Aim to focus on a single goal for each area, and only up to 5 at a time. 

So for example, within training you could have a Strength goal, a Cardio/ endurance goal, a Skill goal.

(and we know training isn't the only thing in your life! You could have reading/ language learning/ dancing/ writing/ professional/ family goals as well! The key is to make sure you're managing your focus, and prioitising what's most important to you!)

Goal setting


You might have encountered the SMART goal setting system before, but just in case you haven't, here's an example specific to physical goal setting:



If your goals are vague and ill-defined, how will you know if you have achieved them? 

So, rather than "Get good at push ups", have a goal like "Do a full push up." In this case, you'd specific about form: Elbows in, straight line from shoulders to ankles, chest close to the floor, etc.'


Some goals will be measurable in the binary sense: Did I do a pushup? If yes, success! Others will be measurable using numbers: Can I do 10 pushups? Can I run 2km in 10 minutes? 


This is vital. You could have a long-term strength goal like "Do an inverted Maltese cross." But considered that that was long thought to be an impossible move, is it realistic to aim for? Ambition is great, but if you aim for things that are too far out of reach, your motivation will likely suffer. 

You want to find a sweet spot, where your goals are challenging, but not impossible. 


Does this goal fit with your lifestyle and current training routines? If the goal needs significant investment (in time or equipmment) that you can't afford right now, reframe it to be more relevant. 

Does this goal align with your values? (CN for weight loss mention here) Some people have goals like "Lose 5 kilos". But if you value body-positivity or anti-diet-culture, is that the best goal for you? Perhaps reframe that goal around your values (even if that makes it harder to measure or specify).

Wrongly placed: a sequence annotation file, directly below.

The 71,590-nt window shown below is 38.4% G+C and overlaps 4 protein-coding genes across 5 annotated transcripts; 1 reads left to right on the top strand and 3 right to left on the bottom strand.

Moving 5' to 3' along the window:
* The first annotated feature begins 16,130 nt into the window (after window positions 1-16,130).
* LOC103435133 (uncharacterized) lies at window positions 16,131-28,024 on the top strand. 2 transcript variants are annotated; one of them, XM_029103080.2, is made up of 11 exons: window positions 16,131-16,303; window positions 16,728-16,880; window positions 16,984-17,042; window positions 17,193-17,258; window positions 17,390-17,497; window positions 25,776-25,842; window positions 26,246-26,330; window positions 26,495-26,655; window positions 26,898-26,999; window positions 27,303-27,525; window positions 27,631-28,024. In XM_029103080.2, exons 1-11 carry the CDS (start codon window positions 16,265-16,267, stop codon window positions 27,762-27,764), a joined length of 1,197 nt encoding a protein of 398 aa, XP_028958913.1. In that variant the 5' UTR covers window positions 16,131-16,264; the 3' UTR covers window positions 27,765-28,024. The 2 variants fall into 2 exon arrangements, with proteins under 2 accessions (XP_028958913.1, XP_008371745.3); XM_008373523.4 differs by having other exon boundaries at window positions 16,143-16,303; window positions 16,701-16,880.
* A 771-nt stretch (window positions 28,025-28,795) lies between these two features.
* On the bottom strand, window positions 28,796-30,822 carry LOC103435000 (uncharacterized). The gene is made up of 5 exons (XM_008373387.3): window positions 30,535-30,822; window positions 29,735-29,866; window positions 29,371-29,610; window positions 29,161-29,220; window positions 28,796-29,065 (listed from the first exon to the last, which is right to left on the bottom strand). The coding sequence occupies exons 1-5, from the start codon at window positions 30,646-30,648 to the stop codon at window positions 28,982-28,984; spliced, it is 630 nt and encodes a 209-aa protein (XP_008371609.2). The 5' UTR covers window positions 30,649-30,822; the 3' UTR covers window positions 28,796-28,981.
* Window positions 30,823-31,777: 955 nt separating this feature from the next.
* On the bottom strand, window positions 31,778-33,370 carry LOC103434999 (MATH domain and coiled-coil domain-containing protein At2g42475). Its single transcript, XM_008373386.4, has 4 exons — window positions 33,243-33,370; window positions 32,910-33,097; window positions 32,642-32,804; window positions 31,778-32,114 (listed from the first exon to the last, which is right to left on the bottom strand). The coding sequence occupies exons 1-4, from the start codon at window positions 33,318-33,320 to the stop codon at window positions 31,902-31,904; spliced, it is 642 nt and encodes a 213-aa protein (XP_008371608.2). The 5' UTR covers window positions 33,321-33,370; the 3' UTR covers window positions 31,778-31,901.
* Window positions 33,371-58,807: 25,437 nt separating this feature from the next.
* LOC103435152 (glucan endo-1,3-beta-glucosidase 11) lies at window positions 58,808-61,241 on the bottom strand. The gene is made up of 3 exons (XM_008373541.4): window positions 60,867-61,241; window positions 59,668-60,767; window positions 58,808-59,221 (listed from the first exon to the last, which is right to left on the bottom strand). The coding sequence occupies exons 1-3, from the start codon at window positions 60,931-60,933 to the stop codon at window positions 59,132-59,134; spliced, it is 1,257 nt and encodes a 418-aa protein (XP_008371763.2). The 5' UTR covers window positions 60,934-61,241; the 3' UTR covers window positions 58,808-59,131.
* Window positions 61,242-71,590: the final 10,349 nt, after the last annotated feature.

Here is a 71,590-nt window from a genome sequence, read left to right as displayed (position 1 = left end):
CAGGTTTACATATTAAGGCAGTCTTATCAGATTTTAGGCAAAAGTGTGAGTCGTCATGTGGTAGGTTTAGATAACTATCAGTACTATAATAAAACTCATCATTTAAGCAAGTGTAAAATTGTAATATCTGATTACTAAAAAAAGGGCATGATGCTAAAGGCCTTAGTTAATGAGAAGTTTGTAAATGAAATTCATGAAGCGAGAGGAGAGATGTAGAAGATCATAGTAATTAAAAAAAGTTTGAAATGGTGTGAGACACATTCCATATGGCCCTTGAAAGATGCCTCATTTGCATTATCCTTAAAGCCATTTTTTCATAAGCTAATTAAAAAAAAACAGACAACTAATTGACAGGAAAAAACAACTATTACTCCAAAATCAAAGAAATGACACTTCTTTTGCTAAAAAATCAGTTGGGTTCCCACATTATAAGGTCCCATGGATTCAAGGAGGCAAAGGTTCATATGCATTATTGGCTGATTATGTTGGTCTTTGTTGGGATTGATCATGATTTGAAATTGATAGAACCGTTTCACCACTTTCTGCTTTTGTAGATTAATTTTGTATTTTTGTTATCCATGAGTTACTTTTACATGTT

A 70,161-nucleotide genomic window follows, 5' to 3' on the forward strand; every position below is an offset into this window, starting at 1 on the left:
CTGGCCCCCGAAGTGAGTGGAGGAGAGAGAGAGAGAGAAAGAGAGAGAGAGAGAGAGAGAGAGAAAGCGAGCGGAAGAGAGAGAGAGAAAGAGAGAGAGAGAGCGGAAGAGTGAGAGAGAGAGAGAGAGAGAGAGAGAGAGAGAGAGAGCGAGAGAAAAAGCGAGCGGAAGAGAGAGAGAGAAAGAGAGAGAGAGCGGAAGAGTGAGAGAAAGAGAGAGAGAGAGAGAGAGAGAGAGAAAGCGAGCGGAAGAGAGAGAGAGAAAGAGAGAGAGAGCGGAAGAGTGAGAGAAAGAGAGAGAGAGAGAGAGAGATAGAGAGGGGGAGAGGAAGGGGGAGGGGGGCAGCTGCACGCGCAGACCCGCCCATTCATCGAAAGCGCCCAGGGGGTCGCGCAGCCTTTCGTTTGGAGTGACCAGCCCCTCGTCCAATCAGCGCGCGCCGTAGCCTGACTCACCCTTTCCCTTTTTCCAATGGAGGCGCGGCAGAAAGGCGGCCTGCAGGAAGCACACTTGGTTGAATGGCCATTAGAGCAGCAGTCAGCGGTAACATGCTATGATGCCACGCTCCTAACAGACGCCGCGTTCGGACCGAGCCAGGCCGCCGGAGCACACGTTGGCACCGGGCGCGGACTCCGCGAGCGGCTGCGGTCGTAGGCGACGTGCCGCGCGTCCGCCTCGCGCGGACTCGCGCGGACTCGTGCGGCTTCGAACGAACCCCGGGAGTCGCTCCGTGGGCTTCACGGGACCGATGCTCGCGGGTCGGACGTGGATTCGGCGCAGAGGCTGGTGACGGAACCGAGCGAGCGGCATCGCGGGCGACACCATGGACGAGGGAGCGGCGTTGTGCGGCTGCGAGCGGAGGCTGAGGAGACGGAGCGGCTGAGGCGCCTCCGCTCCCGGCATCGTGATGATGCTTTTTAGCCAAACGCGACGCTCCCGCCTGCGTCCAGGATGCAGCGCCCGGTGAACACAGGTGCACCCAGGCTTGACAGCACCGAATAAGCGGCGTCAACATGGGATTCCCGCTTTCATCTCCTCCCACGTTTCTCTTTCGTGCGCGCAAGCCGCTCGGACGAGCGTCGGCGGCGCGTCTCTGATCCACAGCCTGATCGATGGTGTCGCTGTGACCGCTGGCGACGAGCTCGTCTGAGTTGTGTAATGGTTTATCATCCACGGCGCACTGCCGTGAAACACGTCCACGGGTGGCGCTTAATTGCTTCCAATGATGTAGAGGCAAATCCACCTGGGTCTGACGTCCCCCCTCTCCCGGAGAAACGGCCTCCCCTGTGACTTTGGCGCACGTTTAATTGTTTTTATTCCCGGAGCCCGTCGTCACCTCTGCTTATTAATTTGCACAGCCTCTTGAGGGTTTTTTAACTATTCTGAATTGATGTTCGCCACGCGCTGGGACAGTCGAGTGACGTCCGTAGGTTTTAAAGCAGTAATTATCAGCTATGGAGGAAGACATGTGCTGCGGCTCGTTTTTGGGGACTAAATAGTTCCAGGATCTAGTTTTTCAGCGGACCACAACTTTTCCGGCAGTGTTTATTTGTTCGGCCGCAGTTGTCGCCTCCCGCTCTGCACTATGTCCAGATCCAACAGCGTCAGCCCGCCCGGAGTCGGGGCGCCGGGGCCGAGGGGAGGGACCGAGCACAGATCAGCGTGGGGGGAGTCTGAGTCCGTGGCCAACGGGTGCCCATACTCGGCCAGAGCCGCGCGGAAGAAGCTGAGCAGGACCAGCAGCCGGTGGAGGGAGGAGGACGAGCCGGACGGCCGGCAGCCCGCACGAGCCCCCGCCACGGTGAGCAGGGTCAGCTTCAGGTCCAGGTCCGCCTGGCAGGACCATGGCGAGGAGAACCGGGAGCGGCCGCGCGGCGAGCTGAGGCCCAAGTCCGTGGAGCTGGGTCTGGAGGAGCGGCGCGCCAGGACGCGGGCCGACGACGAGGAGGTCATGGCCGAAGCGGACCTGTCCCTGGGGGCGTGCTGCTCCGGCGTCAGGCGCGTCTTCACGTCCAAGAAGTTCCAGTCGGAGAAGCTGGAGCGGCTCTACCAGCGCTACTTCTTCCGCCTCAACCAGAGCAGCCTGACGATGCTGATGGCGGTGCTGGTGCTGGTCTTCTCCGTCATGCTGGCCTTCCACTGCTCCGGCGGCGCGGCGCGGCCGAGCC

Set yourself a deadline!  The deadline should be achievable too. If you miss the deadline, that's okay!

But we all know how important dealines are for motivation and achievement. 

Goal setting


Some people like to tell everyone their goals, so they have some form of social accountability to keeep them on track. That doesn't work for everybody, but concretising your goals in some way can help set up accountability and keep you on track. 

Some suggestions for accountability

- Write them in your diary or journal (including your deadlines)

- Write yourself signs or notices that you can stick up on your bedroom walls or in the loo. 

- Tell your your goals to training buddies or your coach (including your deadlines)

- Comment on this post in the Melbourne in Motion Community Facebook group

- Make any kind of social media post (if you don't want to make it public, you could use the Close Friends feature on Instagram, or make a group chat with some of your friends to share goals.) 

Goal setting


How are you going to approach the goal? Do you know what you need to improve achieve it?